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Easy way to track phytoplankton

It’s now much easier to pinpoint biological hot spots in the world’s oceans where some inhabitants are smaller than, well, a pinpoint.

Researchers have built a device that can count and classify microscopic algae called phytoplankton that range in size from one to hundreds of microns—the smal... Read More

Microbes grow electrifying whiskers

Some bacteria grow electrical hairs, known as nanowires, that let them link up in big biological circuits.The discovery suggests that microbial colonies may survive, communicate, and share energy in part through electrically conducting hairs.

The finding is reported this week in Proceedings ... Read More

BacterioFiles Micro Edition 16 - Capturing Costly Catalysts

This episode: Using bacteria to recover precious metals like palladium!

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Top 20 Microscope Photos of the Year (2010)

The subject of this year’s top microscope photo in the 36th annual Nikon Small World competition looks more like neon suspension bridges or sailboats than what it really is: mosquito heart muscle magnified 100 times.

The image, which used flourescence technology to highlight different parts o... Read More

The “Indian Superbug”: Worse Than We Knew

Just about a month ago, the disease-geek world was riveted by news of the “Indian superbug“: common bacteria carrying a newly recognized gene that confers profound multi-drug resistance, and that was linked to travel between Europe and South Asia, especially for medical tourism.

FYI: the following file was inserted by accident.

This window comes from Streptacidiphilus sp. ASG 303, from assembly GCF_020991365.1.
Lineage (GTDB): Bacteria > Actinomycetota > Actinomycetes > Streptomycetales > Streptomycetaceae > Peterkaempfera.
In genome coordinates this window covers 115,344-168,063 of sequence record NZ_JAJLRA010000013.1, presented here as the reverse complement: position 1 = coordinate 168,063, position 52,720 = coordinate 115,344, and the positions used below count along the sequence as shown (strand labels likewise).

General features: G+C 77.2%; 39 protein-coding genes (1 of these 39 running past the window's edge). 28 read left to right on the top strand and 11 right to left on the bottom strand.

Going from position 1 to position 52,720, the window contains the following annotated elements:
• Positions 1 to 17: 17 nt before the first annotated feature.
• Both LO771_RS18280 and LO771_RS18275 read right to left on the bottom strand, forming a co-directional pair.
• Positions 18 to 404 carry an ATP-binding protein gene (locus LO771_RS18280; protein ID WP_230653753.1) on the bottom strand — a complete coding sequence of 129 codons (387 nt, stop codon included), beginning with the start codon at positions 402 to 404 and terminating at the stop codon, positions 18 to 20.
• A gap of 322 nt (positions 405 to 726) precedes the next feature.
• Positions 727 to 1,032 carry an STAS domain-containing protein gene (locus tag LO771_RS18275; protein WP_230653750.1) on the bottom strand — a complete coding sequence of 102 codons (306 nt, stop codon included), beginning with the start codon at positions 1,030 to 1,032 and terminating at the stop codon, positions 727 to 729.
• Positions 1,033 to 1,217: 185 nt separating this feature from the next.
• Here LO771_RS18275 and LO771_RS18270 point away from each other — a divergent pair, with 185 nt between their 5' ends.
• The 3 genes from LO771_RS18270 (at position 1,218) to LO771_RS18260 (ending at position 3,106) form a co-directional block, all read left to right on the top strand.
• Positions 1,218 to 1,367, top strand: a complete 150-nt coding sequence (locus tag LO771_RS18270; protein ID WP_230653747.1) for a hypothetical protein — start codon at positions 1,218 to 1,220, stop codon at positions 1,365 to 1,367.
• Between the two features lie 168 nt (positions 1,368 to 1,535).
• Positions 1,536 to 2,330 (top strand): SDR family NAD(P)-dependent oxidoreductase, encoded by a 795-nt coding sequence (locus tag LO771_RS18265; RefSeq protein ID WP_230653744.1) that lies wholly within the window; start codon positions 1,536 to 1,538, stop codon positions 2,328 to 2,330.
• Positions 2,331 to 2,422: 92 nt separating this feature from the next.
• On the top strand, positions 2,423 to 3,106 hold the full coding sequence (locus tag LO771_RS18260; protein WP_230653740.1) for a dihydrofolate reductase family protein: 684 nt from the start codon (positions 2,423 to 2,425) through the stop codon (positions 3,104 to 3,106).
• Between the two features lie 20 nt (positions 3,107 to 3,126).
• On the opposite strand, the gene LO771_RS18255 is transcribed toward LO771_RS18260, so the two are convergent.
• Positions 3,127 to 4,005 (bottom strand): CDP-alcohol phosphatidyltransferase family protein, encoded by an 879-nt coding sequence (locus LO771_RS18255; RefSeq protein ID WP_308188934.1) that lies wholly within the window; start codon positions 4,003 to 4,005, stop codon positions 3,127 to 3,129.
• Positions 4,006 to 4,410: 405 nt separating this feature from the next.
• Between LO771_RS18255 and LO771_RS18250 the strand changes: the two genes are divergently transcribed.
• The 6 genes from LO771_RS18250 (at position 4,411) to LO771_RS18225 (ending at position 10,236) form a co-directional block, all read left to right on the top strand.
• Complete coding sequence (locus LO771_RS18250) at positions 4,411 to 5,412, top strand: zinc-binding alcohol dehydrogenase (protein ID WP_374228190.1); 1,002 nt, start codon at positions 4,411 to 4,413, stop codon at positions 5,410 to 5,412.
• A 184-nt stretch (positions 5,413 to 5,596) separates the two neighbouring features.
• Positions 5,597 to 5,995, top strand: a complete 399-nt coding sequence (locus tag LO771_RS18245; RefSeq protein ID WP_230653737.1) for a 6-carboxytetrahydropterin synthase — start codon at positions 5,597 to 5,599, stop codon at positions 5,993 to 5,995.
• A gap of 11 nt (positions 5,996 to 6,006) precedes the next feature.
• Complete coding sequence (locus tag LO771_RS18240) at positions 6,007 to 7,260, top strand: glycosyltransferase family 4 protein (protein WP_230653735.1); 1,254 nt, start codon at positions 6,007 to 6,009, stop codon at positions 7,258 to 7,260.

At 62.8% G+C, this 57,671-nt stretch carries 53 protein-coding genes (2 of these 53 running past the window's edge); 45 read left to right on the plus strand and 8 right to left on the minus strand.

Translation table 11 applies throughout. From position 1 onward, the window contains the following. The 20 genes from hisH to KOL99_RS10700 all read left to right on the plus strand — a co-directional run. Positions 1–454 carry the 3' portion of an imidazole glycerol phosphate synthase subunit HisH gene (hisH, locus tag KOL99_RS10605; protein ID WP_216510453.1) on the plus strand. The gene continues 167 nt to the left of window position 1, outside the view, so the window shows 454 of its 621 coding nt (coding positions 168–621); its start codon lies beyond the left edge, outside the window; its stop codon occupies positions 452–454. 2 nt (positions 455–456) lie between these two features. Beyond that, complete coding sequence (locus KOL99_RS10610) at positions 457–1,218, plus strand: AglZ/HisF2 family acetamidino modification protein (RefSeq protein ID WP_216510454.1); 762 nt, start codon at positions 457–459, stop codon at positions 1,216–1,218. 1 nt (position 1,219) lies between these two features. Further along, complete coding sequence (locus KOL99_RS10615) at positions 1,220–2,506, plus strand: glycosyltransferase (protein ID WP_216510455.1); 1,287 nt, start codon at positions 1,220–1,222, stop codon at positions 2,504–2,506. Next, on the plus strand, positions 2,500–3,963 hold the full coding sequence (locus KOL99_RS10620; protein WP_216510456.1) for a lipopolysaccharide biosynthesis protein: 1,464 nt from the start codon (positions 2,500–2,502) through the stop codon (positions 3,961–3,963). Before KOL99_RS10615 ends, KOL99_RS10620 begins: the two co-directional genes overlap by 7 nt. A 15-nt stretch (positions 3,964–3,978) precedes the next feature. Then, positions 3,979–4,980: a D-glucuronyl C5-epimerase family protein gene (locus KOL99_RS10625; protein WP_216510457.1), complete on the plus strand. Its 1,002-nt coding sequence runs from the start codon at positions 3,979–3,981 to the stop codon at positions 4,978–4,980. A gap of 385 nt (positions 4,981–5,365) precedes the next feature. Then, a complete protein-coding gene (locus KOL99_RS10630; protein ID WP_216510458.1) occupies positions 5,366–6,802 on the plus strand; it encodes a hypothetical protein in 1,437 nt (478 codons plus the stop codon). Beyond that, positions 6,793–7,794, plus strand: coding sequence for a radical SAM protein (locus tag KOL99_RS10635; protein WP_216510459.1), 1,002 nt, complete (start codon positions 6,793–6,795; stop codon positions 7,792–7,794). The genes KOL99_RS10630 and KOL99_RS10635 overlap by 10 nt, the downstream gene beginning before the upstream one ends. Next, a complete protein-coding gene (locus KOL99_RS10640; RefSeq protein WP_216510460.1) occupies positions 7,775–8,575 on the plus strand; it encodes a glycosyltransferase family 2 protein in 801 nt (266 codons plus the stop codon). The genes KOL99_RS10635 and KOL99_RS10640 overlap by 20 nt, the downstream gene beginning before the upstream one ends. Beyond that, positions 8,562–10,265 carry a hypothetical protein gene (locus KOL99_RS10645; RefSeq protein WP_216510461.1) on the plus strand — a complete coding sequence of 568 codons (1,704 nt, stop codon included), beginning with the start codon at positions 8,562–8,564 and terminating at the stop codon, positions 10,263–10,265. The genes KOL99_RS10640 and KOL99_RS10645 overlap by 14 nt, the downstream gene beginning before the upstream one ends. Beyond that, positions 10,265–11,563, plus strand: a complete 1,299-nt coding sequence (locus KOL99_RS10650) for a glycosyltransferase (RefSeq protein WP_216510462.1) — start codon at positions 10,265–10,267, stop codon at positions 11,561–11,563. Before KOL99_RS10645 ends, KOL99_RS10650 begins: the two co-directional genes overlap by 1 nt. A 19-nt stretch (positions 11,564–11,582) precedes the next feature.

The gene, whi... Read More

First comprehensive survey of gut, mouth and arterial bacteria finds links to heart disease

The same types of bacteria found in arterial plaque, which causes atherosclerosis, are also found in the mouth and gut, according to the first general survey of all bacteria found in plaques from the mouth, gut and blood.

The study, conducted by researchers from Cornell and University of Goth... Read More

Hope for a New Treatment for Bone Cancer: Can 'Friendly' Bacteria Kill Cancer Cells?

Children and young people who are diagnosed with bone cancer could benefit from better treatment in the future, thanks to new research at The University of Nottingham.

The Bone Cancer Research Trust has launched Bone Cancer Awareness Week and has funded a new project at the University which i... Read More

The Catch of the Day: Bacterial Lobster Traps

It’s the kind of microbiology that would make Steve Irwin proud: tracking and trapping the wild Pseudomonas aeruginosa to study its habits. In mBio’s latest paper, the authors describe using “bacterial lobster traps”, picoliter-scale, permeable protein cages, to study quorum-sensing among small... Read More

Gambling on bacteria

Microorganisms offer lessons for gamblers and the rest of us, Tel Aviv University research says

When it comes to gambling, many people rely on game theory, a branch of applied mathematics that attempts to measure the choices of others to inform their own decisions. It's used in economics, pol... Read More

Genomic comparison of ocean microbes reveals East-West divide in populations

Much as an anthropologist can study populations of people to learn about their physical attributes, their environs and social structures, some marine microbiologists read the genome of microbes to glean information about the microbes themselves, their environments and lifestyles.

Using a rela... Read More

How Immune Response in Pregnancy May Lead to Brain Dysfunction in Offspring